h. Correctly use frequently confused words (e.g., to, too, two; there, their).

LAFS.4.L.1.2 Demonstrate command of the conventions of standard English capitalization,
punctuation, and spelling when writing.
a. Use correct capitalization.
b. Use commas and quotation marks to mark direct speech and quotations
from a text.
c. Use a comma before a coordinating conjunction in a compound sentence.
d. Spell grade-appropriate words correctly, consulting references as needed.

SS.4.G.1.4 Interpret political and physical maps using map elements (title, compass rose, cardinal directions, intermediate directions, symbols, legend, scale, longitude, latitude).
SS.4.G.1.1 Identify physical features of Florida.
SS.4.G.1.2 Locate and label cultural features on a Florida map.

Learning Targets and Learning Criteria

Students will:
• provide a statement of a theme of a text.
• provide a summary of the text.
• provide an explanation of major differences between poems, drama, and prose with references to structural elements of poems (e.g., verse, rhythm, meter) and drama (e.g., casts of characters, settings, descriptions, dialogue, stage directions) when writing about a text.
• provide a comparison and contrast of the treatment of similar themes and/or topics (e.g., opposition of good and evil) in stories, myths, and traditional literature from different cultures.
• provide a comparison and contrast of the treatment of similar patterns of events (e.g., the quest) in stories, myths, and traditional literature from different cultures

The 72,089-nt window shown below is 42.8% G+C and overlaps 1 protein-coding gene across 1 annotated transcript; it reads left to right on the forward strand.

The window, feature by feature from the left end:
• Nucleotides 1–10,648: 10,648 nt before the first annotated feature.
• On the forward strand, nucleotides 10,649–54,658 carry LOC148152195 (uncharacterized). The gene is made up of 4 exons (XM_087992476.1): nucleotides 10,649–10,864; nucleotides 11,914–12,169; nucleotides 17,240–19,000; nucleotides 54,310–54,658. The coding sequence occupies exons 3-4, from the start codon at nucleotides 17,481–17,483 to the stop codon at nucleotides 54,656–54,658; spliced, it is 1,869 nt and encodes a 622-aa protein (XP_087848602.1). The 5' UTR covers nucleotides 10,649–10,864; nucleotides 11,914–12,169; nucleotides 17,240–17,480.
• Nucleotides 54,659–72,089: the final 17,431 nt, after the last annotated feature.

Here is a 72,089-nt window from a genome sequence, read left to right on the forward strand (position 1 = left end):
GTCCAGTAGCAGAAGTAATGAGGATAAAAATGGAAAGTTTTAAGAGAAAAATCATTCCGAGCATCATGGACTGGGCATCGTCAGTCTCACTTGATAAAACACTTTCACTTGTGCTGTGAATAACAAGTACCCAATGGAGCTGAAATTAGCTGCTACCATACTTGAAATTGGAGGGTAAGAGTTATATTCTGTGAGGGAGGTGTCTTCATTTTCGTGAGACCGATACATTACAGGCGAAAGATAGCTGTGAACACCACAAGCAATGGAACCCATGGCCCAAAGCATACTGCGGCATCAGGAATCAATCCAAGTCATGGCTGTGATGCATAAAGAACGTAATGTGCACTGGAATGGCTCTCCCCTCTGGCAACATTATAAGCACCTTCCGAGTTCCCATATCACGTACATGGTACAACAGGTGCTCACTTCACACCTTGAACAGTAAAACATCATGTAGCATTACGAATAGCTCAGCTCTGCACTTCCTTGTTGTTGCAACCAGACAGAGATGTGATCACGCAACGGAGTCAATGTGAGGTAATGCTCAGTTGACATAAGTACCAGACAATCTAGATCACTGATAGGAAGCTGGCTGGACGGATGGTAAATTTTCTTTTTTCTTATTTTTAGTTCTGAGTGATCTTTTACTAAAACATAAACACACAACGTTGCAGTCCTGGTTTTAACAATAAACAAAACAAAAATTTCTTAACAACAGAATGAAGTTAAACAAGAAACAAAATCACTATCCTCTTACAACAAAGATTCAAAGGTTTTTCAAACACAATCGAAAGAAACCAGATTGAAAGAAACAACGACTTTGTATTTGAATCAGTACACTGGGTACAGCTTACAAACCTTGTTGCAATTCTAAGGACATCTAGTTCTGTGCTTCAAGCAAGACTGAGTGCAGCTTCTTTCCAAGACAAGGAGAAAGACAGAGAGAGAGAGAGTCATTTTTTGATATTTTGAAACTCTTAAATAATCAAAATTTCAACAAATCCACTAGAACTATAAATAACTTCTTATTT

• provide references to details and/or examples in a text when explaining what the text says explicitly.
• provide references to details and/or examples in a text when explaining inferences drawn from the text.
• identify map elements such as title, compass rose, symbols, legend, scale, longitude, and latitude).
• indicate cardinal directions and intermediate directions on a map.
• interpret information on political and physical maps to explain locations and distances.
• Compare locations of two places using map elements
• identify and locate Florida’s major physical features, including major bodies of water and areas with major islands on a state map such as Florida Keys.
• locate, label, and discuss Florida’s cultural features on a Florida map (e.g., state capital-Tallahassee, major cities, sites of important historical events, major tourist attractions).

Classroom Activities

Legend of Sleepy Hollow Setting Visualization/Paragraph
Legend of Sleepy Hollow Vocabulary and Comprehension Questions
Legend of Sleepy Hollow Character Visualization
Center Packet (IXL KK.12 and R.1, Possessive Nouns and Determining Theme)
Iready – 45 minutes
Writing body paragraphs
Political and Physical Maps

Assignments Due

Legend of Sleepy Hollow Setting Visualization/Paragraph
Legend of Sleepy Hollow Vocabulary and Comprehension Questions
Legend of Sleepy Hollow Character Visualization
Center Packet
Political and Physical Maps
Daily Language Quiz Friday
Ready Reading Theme- Friday

Additional Resources